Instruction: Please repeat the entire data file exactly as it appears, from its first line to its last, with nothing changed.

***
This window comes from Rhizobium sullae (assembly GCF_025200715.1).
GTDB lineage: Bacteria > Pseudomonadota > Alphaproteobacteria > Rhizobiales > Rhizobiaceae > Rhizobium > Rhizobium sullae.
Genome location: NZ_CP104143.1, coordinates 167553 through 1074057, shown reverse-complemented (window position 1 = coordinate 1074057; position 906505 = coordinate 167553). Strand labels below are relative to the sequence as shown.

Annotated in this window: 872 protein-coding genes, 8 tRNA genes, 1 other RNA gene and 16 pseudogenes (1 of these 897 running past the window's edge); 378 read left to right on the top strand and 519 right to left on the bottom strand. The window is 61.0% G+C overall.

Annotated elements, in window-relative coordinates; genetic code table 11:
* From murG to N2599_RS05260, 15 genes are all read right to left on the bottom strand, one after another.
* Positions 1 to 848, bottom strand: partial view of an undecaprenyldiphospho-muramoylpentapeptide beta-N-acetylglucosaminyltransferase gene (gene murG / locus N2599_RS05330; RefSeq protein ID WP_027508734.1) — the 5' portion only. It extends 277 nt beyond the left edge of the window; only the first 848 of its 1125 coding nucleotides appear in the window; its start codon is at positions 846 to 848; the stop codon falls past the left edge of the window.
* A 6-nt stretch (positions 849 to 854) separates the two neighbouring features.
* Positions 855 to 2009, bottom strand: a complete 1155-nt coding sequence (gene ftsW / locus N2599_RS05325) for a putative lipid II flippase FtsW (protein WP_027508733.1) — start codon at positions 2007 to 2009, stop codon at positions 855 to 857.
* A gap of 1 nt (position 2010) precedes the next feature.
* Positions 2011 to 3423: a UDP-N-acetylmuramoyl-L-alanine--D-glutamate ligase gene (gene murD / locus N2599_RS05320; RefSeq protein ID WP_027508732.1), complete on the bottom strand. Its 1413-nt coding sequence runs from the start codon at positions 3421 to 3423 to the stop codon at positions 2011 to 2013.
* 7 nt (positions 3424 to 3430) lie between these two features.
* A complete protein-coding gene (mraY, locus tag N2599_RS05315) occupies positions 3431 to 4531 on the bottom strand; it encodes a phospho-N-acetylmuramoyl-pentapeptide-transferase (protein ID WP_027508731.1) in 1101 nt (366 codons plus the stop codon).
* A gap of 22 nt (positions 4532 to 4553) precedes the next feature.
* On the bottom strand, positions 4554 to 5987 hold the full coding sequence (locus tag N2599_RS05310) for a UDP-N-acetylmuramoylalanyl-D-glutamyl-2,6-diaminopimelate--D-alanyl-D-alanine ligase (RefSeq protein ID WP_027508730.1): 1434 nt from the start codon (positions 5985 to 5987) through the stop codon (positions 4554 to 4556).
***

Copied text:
This window comes from Rhizobium sullae (assembly GCF_025200715.1).
GTDB lineage: Bacteria > Pseudomonadota > Alphaproteobacteria > Rhizobiales > Rhizobiaceae > Rhizobium > Rhizobium sullae.
Genome location: NZ_CP104143.1, coordinates 167553 through 1074057, shown reverse-complemented (window position 1 = coordinate 1074057; position 906505 = coordinate 167553). Strand labels below are relative to the sequence as shown.

Annotated in this window: 872 protein-coding genes, 8 tRNA genes, 1 other RNA gene and 16 pseudogenes (1 of these 897 running past the window's edge); 378 read left to right on the top strand and 519 right to left on the bottom strand. The window is 61.0% G+C overall.

Annotated elements, in window-relative coordinates; genetic code table 11:
* From murG to N2599_RS05260, 15 genes are all read right to left on the bottom strand, one after another.
* Positions 1 to 848, bottom strand: partial view of an undecaprenyldiphospho-muramoylpentapeptide beta-N-acetylglucosaminyltransferase gene (gene murG / locus N2599_RS05330; RefSeq protein ID WP_027508734.1) — the 5' portion only. It extends 277 nt beyond the left edge of the window; only the first 848 of its 1125 coding nucleotides appear in the window; its start codon is at positions 846 to 848; the stop codon falls past the left edge of the window.
* A 6-nt stretch (positions 849 to 854) separates the two neighbouring features.
* Positions 855 to 2009, bottom strand: a complete 1155-nt coding sequence (gene ftsW / locus N2599_RS05325) for a putative lipid II flippase FtsW (protein WP_027508733.1) — start codon at positions 2007 to 2009, stop codon at positions 855 to 857.
* A gap of 1 nt (position 2010) precedes the next feature.
* Positions 2011 to 3423: a UDP-N-acetylmuramoyl-L-alanine--D-glutamate ligase gene (gene murD / locus N2599_RS05320; RefSeq protein ID WP_027508732.1), complete on the bottom strand. Its 1413-nt coding sequence runs from the start codon at positions 3421 to 3423 to the stop codon at positions 2011 to 2013.
* 7 nt (positions 3424 to 3430) lie between these two features.
* A complete protein-coding gene (mraY, locus tag N2599_RS05315) occupies positions 3431 to 4531 on the bottom strand; it encodes a phospho-N-acetylmuramoyl-pentapeptide-transferase (protein ID WP_027508731.1) in 1101 nt (366 codons plus the stop codon).
* A gap of 22 nt (positions 4532 to 4553) precedes the next feature.
* On the bottom strand, positions 4554 to 5987 hold the full coding sequence (locus tag N2599_RS05310) for a UDP-N-acetylmuramoylalanyl-D-glutamyl-2,6-diaminopimelate--D-alanyl-D-alanine ligase (RefSeq protein ID WP_027508730.1): 1434 nt from the start codon (positions 5985 to 5987) through the stop codon (positions 4554 to 4556).